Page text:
People who grew up knowing Aquaman as the hero with the orange scaly shirt, green tights and talked to fish on the "Superfriends" TV cartoon would never dream that the role would go to an actor who looked like Jason Momoa at all.
However, if you had seen the Aquaman in "Justice League Unlimited," he had long blond hair and had a kingly costume, sporting his trident and bare torso. Momoa's casting was probably based on that more serious version of Aquaman.
Momoa's Arthur Curry is a big brawny guy, but fun-loving and happy-go-lucky -- a guy much like the actor himself, it seems. He is aware that he has powers underwater and he uses these powers for good. He has a great sense of humor and has a knack for witty repartee and wacky improvisation.
Momoa gave Aquaman a likable personality that lifted the King of Atlantis out of any stuffy reputation it had from the past. We only got a hint of Momoa as Aquaman in "Justice League" but now we get his full back story.
We first meet lighthouse keeper Tom (New Zealand actor Temuera Morrison) and Atlanna, Queen of Atlantis (an always regal Nicole Kidman) -- how they met in 1985 and how they were parted three years later, but not before having a son together whom they named Arthur -- proof that the worlds above and underwater can indeed co-exist.
We see Arthur growing up from infancy, to a 9-year old (Kaan Guldur), 13-year old (Otis Dhanji), 16-year old (Kekoa Kekuman), slowly learning his true nature and abilities, until adulthood (Momoa), who has beem getting media attention as the anti-piracy vigilante of the high seas Aquaman.
In one of these rescue missions, Arthur encounters and makes enemies with submarine pirate David Kane (Yahya Abdul Mateen II), who one day would become Aquaman's arch nemesis Black Manta.
Meanwhile in Atlantis, we meet King Orm, younger half-brother of Arthur (but actor Patrick Wilson is actually 6 years older than Momoa), conferring with his vizier Nuidis Vulko (Willem Dafoe) and fellow royal King Nereus (Dolph Lundgren) about uniting the seven undersea kingdoms and declaring war on the surface.
Nereus's daughter Mera (Amber Heard), a spirited red-haired Atlantean princess, goes to find Arthur to tell him about this threat and to help the first-born of Atlanna, half-breed as he is, to claim his rightful birthright as King of Atlantis.
As the origins movie for this superhero, there were several threads going on and many characters being introduced, hence the lengthy fully stuffed 143-minute running time. However, director James Wan gave us a rich cinematic visual spectacle to make every minute worth our while, something clear from the trailers alone.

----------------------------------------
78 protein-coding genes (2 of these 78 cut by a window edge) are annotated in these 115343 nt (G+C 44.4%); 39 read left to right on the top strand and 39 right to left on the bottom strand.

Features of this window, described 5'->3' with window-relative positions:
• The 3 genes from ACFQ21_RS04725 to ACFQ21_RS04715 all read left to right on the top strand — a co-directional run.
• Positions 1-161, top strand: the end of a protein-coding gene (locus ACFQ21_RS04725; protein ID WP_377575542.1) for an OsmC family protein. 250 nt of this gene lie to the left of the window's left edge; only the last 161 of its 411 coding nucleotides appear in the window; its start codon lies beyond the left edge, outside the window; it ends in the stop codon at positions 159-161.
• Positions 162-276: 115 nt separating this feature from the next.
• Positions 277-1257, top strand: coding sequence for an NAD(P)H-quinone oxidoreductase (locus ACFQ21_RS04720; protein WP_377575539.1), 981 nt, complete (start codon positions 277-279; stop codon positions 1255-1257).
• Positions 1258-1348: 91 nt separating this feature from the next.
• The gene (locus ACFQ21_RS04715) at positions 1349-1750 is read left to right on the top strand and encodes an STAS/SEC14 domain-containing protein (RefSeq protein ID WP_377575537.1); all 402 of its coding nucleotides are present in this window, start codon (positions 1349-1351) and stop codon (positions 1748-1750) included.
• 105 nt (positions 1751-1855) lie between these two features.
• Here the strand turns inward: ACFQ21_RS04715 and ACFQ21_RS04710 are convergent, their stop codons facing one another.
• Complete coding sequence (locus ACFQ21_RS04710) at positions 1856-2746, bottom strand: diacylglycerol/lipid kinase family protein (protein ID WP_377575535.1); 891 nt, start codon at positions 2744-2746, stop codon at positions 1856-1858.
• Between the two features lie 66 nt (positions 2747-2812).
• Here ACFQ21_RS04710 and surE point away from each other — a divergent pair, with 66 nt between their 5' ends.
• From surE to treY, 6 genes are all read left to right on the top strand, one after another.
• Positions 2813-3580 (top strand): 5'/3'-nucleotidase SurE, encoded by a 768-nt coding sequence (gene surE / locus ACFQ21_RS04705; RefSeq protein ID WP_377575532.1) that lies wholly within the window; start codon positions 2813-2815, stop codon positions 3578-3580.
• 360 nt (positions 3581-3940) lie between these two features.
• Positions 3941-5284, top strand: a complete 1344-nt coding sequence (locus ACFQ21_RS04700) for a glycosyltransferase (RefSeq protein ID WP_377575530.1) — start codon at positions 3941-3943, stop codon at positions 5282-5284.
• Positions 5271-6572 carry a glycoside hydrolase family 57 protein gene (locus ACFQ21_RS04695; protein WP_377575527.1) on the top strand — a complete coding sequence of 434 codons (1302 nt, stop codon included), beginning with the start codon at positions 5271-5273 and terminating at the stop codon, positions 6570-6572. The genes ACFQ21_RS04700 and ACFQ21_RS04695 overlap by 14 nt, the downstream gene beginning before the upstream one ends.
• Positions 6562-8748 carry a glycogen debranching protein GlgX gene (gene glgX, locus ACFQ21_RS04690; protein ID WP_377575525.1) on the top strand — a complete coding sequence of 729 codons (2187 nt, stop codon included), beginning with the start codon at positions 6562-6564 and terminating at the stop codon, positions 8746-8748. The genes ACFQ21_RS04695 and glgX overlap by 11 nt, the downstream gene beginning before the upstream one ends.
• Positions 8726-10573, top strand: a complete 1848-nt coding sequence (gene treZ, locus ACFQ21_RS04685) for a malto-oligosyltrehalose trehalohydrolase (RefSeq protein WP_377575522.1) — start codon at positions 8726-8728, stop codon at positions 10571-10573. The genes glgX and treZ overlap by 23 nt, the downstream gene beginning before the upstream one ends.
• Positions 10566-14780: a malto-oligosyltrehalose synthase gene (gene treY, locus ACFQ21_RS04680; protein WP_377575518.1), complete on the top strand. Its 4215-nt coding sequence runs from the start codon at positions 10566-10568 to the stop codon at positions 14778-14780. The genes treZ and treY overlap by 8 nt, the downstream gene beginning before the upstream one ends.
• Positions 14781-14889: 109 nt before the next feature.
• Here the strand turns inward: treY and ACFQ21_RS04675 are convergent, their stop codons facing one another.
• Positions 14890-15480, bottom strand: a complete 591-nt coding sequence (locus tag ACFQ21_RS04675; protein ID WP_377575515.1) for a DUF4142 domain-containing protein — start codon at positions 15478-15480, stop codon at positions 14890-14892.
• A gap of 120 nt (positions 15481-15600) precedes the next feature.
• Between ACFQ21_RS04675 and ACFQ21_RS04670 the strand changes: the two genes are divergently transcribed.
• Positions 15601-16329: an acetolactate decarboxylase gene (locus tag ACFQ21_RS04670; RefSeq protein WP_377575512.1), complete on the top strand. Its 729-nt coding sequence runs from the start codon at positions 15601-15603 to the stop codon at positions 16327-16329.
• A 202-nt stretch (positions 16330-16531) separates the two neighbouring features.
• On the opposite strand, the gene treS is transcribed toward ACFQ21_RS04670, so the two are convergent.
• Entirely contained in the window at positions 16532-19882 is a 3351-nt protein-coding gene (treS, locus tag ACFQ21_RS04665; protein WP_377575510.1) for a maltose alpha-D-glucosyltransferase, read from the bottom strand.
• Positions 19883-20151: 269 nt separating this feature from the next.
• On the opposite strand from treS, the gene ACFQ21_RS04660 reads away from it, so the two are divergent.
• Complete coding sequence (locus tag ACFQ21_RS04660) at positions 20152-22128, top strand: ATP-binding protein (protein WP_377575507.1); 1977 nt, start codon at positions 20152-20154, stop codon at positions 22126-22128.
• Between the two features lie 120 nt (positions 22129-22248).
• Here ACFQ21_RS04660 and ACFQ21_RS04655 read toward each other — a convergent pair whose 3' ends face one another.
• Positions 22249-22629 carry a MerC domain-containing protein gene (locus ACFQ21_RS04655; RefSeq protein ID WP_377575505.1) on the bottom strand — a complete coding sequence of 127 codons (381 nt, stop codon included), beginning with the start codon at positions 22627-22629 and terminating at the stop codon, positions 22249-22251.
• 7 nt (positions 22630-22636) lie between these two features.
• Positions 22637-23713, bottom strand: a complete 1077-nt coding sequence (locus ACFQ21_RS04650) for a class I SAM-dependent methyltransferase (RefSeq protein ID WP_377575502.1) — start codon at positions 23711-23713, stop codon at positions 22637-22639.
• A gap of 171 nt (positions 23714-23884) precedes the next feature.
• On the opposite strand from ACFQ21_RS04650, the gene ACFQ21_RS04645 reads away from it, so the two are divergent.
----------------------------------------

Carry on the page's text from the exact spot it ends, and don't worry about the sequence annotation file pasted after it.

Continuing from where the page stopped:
Arthur and Mera have superpowers both above and below water, so their adventures will take them (and us) from the icy depths of the oceans (where we will be introduced to other Atlantean races) to the scorching heart of the Sahara Desert. The thrilling fight scenes, both on land and underwater, were also very well-choreographed with all the special creature effects.
The story was complex but solid, and well-executed by Wan and his crew, especially his team of computer-generated artists who created the fantastical world of Atlantis. It was great to see some aspects of the Aquaman we knew from the early cartoons, like how he rode on the back of a giant seahorse, or how he communicated with the fish with visible "ripples."
Wan also slyly included a few Easter eggs from his horror franchises for sharp fans to catch, like Annabelle and Leigh Whannell. An underlying message about how the surface dweller have been polluting the oceans all these years was also delivered loud and clear.
There were some pretty campy and cheesy moments for sure (especially towards the ending), but Momoa and Heard managed to pull these scenes off with their effusive charm and chemistry, to give us a thoroughly entertaining action-adventure film to cheer about. This DC fan is very happy about it. The extra scene in the middle of the closing credits promises a sequel I am definitely looking forward to.
This review was originally published in the author's blog, "Fred Said."